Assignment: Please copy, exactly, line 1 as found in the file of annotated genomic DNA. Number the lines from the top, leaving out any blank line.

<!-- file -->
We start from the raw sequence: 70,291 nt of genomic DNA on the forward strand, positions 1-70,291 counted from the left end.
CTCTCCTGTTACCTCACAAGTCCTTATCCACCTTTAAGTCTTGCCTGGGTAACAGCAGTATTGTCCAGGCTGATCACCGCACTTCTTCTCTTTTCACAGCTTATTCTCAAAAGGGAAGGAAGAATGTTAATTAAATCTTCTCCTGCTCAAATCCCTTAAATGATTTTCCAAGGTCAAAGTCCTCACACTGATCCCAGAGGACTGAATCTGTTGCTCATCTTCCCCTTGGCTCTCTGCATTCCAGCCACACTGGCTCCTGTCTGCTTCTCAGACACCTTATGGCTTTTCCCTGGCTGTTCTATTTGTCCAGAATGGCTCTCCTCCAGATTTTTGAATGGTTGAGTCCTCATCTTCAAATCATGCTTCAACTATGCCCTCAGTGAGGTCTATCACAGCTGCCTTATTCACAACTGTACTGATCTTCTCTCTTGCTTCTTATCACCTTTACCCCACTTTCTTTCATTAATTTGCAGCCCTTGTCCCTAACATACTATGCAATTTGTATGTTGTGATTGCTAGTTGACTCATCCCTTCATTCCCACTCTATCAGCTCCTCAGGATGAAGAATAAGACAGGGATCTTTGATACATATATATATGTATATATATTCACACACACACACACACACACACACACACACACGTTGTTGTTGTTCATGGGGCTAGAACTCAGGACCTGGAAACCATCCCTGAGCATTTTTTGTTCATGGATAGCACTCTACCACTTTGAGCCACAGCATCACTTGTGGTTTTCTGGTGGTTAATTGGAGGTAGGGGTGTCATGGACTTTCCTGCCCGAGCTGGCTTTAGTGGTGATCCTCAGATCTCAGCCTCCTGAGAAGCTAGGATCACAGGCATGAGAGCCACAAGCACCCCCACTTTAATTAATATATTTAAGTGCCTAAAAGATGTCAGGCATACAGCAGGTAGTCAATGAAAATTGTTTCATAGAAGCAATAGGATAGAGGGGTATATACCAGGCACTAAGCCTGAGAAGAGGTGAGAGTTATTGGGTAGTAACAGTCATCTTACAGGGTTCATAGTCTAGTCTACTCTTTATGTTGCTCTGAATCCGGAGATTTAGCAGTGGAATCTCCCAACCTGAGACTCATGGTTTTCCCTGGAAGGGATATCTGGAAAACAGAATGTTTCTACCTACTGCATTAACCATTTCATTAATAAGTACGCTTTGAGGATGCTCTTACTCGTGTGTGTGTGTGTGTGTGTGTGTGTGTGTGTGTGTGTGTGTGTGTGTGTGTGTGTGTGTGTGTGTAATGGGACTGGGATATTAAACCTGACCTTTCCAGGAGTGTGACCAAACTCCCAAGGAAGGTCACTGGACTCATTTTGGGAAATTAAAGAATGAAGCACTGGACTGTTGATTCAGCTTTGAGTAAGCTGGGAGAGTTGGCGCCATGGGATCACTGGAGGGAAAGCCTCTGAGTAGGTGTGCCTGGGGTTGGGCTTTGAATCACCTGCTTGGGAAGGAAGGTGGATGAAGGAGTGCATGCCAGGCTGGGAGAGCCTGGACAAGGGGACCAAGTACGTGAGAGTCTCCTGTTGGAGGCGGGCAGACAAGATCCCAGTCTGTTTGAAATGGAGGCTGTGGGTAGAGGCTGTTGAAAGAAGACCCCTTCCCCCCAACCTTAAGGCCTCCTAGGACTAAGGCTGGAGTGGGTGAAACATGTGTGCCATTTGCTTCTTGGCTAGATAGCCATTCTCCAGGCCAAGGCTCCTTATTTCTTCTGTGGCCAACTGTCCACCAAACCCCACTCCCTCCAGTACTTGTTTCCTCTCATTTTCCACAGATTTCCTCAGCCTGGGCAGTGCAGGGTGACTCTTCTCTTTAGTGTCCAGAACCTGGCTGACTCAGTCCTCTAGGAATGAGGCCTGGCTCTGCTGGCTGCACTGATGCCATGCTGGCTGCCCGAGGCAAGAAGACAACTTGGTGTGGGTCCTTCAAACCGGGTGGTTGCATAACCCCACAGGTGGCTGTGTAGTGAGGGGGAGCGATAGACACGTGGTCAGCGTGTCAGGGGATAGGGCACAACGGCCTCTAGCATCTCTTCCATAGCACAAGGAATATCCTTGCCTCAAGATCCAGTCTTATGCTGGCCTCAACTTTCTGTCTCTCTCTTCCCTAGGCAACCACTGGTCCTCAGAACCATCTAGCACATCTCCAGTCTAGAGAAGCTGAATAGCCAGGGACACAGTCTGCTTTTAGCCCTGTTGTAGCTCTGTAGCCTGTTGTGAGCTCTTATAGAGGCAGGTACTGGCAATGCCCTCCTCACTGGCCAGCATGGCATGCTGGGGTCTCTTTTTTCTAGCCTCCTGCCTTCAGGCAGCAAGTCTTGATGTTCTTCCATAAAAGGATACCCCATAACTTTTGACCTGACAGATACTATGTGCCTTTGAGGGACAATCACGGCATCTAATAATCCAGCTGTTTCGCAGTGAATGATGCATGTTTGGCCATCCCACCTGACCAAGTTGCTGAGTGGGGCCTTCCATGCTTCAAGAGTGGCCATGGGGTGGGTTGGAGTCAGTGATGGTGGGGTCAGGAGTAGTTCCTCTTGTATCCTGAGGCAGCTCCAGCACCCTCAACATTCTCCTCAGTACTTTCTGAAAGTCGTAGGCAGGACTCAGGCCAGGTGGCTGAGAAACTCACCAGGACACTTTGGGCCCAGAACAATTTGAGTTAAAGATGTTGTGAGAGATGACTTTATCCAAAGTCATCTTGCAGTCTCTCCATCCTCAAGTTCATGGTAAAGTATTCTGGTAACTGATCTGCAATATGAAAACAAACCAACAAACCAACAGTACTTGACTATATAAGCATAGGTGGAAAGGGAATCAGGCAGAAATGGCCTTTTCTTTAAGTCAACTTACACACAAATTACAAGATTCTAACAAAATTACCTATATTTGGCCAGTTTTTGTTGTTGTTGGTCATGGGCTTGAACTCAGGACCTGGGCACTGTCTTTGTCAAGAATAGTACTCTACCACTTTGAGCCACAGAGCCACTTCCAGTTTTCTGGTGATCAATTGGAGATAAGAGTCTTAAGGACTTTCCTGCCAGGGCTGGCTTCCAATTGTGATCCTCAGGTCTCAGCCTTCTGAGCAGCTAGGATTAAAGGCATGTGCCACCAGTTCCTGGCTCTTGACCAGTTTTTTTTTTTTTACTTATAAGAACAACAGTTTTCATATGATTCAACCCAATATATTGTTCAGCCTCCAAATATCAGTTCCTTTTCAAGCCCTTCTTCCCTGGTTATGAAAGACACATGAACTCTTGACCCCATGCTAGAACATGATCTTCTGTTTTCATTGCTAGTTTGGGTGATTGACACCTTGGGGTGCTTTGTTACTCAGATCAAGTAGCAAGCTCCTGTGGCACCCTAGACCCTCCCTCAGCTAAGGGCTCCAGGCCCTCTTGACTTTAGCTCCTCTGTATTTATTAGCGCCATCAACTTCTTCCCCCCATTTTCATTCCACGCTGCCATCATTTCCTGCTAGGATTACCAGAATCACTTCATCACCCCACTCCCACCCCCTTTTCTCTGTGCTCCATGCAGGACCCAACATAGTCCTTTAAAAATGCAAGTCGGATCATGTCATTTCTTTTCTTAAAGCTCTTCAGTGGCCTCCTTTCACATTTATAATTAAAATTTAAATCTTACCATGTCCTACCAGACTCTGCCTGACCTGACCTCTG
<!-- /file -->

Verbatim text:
We start from the raw sequence: 70,291 nt of genomic DNA on the forward strand, positions 1-70,291 counted from the left end.